PubMed

    Wang, Eunice S; Sait, Sheila N J; Gold, David; Mashtare, Terry; Starostik, Petr; Ford, Laurie Ann; Wetzler, Meir; Nowak, Norma J; Deeb, George

    2010-10-15

    Normal karyotype (NK) is the most common cytogenetic group in acute myeloid leukemia (AML) diagnosis; however, up to 50% of these patients at relapse will have aberrant karyotype (AK) AML. To determine the etiology of relapsed AK AML cells, we evaluated cytogenetic, immunophenotypic, and molecular results of 17 patients with diagnostic NK AML and relapsed AK AML at our institute. AK AML karyotype was diverse, involving no favorable and largely (8 of 17) complex cytogenetics. Despite clear cytogenetic differences, immunophenotype and NPM1/FLT3 gene mutation status did not change between presentation and relapse in 83% (10 of 12) and 94% (15 of 16) cases, respectively. High-resolution array-based comparative genomic hybridization (aCGH) performed via paired aCGH on NK AML and AK AML samples from the same patient confirmed cytogenetic aberrations only in the relapse sample. Analysis of 16 additional diagnostic NK AML samples revealed no evidence of submicroscopic aberrations undetected by conventional cytogenetics in any case. These results favor evolution of NK AML leukemia cells with acquisition of novel genetic changes as the most common etiology of AK AML relapse as opposed to secondary leukemogenesis. Additional studies are needed to confirm whether AK AML cells represent selection of rare preexisting clones below aCGH detection and to further characterize the molecular lesions found at time of AK AML relapse. PMID:20875872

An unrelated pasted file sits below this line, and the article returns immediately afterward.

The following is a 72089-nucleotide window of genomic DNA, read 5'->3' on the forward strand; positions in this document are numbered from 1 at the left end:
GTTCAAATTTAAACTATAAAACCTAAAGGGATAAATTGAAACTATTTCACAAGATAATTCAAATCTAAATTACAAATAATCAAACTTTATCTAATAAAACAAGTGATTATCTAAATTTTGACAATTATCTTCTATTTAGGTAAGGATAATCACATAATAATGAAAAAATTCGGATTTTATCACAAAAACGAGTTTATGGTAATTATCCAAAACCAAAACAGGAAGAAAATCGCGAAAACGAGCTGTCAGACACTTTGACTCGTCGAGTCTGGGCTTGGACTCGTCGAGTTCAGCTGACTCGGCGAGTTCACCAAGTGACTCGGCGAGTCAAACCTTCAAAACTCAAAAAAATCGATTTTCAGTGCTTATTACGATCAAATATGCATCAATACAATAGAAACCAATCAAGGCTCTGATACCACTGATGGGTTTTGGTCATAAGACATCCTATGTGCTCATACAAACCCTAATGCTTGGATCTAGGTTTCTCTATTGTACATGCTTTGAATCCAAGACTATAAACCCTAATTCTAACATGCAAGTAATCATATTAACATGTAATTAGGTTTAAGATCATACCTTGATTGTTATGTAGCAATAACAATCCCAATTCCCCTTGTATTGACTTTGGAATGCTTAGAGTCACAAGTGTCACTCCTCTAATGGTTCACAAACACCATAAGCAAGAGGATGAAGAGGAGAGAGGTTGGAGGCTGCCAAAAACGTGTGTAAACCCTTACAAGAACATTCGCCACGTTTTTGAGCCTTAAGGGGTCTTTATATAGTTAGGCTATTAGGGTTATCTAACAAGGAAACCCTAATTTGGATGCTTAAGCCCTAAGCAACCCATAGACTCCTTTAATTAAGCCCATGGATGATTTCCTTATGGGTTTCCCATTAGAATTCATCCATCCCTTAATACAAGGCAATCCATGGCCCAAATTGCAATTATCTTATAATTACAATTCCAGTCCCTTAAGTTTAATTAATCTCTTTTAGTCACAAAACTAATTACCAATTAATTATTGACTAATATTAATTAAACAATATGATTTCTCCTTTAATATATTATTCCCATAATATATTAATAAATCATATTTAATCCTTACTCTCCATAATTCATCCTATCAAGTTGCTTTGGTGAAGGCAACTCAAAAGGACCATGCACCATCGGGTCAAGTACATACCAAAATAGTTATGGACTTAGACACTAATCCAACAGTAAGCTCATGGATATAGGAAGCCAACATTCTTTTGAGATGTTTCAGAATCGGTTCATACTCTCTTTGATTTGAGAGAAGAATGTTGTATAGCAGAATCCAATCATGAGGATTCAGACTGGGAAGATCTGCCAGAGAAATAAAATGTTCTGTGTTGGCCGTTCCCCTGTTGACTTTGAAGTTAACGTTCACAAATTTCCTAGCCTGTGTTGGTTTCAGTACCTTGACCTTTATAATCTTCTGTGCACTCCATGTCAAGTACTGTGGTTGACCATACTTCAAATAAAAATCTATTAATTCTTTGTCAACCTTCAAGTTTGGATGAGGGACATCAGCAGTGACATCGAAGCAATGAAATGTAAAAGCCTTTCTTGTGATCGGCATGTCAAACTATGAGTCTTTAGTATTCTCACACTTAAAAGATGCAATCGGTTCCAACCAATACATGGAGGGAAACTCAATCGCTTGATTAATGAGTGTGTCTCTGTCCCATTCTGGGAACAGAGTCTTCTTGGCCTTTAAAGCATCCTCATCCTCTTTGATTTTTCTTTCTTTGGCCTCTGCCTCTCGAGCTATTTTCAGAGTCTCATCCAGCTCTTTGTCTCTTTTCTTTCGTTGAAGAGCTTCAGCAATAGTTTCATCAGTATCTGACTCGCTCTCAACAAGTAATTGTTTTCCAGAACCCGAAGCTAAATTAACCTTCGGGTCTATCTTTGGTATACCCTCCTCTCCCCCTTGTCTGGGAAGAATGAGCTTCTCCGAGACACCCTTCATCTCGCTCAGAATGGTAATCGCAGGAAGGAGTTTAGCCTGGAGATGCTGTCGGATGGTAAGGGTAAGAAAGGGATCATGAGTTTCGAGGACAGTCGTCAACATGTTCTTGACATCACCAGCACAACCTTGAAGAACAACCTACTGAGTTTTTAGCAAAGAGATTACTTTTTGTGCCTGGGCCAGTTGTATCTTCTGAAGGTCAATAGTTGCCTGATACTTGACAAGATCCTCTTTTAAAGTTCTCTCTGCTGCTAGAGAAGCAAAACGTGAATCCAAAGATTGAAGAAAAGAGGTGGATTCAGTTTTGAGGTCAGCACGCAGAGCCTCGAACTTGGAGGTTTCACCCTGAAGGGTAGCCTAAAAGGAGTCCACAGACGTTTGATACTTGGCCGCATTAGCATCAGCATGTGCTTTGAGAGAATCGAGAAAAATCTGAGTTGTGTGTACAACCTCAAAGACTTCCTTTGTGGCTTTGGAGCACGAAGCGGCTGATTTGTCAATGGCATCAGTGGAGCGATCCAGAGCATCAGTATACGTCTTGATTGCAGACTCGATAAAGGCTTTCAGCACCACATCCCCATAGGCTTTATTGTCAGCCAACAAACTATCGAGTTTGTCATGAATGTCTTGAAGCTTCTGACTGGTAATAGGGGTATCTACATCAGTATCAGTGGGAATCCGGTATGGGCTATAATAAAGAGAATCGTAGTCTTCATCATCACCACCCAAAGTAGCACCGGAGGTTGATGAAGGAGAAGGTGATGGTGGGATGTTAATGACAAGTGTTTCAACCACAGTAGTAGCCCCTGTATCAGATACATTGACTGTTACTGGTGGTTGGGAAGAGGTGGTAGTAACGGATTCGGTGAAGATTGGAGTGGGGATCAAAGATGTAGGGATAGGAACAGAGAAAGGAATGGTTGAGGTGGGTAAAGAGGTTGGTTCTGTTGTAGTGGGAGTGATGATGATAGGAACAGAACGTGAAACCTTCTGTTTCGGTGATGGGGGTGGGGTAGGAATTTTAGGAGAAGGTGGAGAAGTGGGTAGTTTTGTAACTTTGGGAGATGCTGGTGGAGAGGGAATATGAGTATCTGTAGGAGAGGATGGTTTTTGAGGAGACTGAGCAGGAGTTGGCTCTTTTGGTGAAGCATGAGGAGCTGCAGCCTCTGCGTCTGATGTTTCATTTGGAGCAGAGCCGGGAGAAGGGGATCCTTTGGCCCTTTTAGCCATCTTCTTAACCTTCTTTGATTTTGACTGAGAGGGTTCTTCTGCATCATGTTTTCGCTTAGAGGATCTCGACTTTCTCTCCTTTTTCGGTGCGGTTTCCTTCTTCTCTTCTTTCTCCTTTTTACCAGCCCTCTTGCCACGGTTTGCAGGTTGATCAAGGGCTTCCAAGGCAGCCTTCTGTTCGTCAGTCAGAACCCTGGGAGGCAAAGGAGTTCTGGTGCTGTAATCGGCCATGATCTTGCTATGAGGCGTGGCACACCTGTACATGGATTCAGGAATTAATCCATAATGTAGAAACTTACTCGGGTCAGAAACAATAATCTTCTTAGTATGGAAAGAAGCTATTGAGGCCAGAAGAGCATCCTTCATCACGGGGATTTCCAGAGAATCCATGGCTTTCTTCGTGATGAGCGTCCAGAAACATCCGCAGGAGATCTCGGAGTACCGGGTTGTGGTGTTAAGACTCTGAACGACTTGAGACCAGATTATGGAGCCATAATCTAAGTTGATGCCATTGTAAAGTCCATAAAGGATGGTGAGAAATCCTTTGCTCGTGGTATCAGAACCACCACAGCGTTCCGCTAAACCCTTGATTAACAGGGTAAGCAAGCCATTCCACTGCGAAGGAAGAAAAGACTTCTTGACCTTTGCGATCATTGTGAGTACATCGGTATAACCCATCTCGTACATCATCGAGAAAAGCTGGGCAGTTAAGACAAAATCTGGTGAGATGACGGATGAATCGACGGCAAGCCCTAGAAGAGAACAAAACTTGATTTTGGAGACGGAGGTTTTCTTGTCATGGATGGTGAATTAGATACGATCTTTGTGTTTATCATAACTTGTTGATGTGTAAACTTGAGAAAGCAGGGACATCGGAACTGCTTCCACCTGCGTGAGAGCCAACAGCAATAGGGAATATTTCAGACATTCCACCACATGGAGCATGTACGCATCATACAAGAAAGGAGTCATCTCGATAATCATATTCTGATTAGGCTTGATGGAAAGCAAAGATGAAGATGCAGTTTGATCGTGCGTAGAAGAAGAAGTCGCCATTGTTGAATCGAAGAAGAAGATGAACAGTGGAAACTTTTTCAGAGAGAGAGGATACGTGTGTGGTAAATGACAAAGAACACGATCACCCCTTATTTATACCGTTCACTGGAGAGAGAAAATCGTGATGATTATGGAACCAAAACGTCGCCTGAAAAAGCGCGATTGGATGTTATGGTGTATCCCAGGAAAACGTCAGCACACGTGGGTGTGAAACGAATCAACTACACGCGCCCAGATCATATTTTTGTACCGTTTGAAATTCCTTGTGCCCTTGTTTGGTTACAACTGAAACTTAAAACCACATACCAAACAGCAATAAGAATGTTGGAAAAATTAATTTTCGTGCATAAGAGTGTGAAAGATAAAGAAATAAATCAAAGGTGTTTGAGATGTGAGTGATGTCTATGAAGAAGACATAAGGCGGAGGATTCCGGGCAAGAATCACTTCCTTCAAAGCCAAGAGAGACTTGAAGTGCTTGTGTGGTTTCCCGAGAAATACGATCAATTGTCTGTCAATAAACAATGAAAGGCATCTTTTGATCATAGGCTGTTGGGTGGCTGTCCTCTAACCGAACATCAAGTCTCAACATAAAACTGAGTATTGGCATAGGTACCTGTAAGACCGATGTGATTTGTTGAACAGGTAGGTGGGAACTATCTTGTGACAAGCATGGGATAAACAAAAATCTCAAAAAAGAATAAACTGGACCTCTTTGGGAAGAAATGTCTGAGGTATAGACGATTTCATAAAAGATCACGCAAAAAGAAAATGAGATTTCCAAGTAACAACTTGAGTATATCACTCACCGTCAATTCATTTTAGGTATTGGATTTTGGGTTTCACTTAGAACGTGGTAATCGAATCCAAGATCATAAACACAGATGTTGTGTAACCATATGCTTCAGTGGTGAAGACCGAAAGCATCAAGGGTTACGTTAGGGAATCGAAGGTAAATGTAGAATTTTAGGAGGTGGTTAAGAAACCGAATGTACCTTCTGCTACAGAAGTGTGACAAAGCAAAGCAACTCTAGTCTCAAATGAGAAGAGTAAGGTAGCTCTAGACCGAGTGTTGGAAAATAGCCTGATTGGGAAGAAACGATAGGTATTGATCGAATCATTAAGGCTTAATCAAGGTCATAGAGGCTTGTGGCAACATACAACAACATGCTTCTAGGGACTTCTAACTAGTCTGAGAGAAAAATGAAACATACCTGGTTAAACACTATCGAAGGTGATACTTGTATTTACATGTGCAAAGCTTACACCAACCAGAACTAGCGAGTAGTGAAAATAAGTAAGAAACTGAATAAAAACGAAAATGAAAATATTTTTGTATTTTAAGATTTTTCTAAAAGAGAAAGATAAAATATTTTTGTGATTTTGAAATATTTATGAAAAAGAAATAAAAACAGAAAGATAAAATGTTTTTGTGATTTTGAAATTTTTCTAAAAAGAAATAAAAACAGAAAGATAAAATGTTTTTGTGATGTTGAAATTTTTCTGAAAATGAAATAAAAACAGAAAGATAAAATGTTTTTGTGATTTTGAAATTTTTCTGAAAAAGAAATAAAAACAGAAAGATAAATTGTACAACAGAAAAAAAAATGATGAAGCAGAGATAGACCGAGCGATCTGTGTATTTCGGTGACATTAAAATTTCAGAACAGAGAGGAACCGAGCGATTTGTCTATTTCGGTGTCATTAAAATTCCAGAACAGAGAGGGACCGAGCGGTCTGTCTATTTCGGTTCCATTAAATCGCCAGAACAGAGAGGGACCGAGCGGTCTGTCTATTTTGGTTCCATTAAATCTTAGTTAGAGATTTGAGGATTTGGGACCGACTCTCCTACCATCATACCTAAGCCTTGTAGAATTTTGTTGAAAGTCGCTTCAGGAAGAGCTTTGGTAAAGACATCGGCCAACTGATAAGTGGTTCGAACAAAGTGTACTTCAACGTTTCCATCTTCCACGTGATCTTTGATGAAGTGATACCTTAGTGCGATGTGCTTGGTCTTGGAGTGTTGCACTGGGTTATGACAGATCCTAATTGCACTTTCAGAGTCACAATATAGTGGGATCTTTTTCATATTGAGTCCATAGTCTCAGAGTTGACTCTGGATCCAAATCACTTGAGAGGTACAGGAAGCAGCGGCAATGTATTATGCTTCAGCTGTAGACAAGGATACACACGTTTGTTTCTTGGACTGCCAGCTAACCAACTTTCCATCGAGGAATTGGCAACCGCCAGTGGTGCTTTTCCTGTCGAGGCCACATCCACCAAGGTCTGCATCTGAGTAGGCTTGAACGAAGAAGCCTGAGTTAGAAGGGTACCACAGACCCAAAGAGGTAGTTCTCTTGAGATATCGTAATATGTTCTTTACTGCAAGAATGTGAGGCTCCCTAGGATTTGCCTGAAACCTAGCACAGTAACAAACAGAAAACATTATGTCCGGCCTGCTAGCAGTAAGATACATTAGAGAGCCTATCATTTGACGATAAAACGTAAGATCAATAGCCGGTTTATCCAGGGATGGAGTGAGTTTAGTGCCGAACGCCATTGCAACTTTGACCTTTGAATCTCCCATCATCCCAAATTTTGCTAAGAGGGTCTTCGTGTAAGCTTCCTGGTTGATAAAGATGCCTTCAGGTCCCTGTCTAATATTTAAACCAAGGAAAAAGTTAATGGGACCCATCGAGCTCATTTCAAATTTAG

3. Diffuse Large B-Cell Lymphoma of Maxilla – A Case Report of Late Relapse

    PubMed Central